Beefsteaks are large bumpy tomatoes, with many more locules (the slimy areas containing seeds) than usual. Tomatoes in the wild are tiny fruit, but some of the tomatoes taken to the west from Mexico hundreds of years ago already had the genetic mutation responsible for the beefsteak tomato’s gargantuan size, so it’s a very old mutation.
Researchers from Cold Spring Harbor Laboratory on Long Island, New York, found that plum tomatoes will convert to beefsteak tomatoes via a very simple mutation. In a regular plum tomato, three sugar molecules attach to a signalling protein called CLAVATA3, which tell the stem cells to stop proliferating. In tomatoes with the mutated gene, this chain of sugar molecules fail to attach, and the stem cells keep multiplying.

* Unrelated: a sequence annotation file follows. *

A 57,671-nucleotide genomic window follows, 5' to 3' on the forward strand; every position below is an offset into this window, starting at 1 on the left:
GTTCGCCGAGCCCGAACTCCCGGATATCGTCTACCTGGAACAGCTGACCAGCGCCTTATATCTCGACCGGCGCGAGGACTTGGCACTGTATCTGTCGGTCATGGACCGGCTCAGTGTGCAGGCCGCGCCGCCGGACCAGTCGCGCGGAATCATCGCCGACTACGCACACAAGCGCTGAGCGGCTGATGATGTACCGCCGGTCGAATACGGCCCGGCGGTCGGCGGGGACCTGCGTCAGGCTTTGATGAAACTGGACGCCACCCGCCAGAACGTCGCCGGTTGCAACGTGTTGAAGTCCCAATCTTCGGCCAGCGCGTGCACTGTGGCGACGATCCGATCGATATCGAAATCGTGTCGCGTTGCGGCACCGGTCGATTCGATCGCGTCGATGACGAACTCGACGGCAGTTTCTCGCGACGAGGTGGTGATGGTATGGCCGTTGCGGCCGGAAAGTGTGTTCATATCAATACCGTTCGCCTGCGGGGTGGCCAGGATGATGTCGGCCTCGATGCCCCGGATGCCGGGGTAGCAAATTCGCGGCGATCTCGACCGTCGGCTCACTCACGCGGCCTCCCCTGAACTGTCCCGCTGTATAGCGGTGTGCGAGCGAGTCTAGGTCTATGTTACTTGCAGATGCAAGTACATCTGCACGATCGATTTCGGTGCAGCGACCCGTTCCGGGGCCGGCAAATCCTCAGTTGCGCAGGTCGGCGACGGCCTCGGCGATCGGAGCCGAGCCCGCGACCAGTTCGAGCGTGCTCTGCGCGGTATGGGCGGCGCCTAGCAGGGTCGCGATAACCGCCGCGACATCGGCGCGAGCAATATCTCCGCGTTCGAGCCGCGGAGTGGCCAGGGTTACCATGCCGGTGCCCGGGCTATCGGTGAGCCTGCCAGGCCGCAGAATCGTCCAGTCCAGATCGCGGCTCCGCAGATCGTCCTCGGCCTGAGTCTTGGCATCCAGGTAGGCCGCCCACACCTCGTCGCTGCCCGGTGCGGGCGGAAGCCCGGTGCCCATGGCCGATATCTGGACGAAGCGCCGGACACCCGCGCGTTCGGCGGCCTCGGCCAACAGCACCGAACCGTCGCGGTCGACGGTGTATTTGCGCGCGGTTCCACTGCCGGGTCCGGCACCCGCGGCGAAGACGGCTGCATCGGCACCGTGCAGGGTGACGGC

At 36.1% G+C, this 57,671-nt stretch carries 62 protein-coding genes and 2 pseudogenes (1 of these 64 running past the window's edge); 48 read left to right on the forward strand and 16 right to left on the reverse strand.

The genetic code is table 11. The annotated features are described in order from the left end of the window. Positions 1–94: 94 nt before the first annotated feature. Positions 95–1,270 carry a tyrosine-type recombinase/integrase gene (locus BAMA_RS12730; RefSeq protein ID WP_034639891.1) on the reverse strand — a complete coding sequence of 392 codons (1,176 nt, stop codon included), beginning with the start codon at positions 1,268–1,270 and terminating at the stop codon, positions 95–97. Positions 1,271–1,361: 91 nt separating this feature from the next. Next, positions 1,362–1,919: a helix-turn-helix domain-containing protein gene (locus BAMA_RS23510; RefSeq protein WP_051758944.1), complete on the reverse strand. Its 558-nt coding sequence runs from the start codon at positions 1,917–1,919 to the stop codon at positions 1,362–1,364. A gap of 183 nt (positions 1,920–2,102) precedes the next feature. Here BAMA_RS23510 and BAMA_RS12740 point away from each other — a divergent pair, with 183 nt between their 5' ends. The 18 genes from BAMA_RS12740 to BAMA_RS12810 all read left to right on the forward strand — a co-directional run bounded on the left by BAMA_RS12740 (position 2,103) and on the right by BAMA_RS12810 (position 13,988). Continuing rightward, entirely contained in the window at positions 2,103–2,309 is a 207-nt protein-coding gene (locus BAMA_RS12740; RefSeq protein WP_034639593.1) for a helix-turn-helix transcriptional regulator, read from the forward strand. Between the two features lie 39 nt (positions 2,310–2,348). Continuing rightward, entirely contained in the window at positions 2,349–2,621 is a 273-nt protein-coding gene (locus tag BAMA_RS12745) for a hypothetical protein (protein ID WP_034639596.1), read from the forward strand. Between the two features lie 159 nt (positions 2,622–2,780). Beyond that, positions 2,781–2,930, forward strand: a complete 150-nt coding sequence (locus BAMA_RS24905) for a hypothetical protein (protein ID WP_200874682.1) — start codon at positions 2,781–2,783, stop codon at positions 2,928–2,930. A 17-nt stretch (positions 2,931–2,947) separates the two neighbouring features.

“Three sugars is normal, and you get normal stem cell control,” says lead scientist Zachary Lippman. “But lose one sugar and the [signalling] works a bit less efficiently, then lose two sugars and it works with even less efficiency. Lose all three sugars and you’ve got real problems!”
With this new understanding of how the beefsteak stem cells work, and with new DNA-editing technology called Crispr that lets you disable any gene you like, breeders could soon be fine-tuning other fruits to the same effect… Beefsteak banana anyone?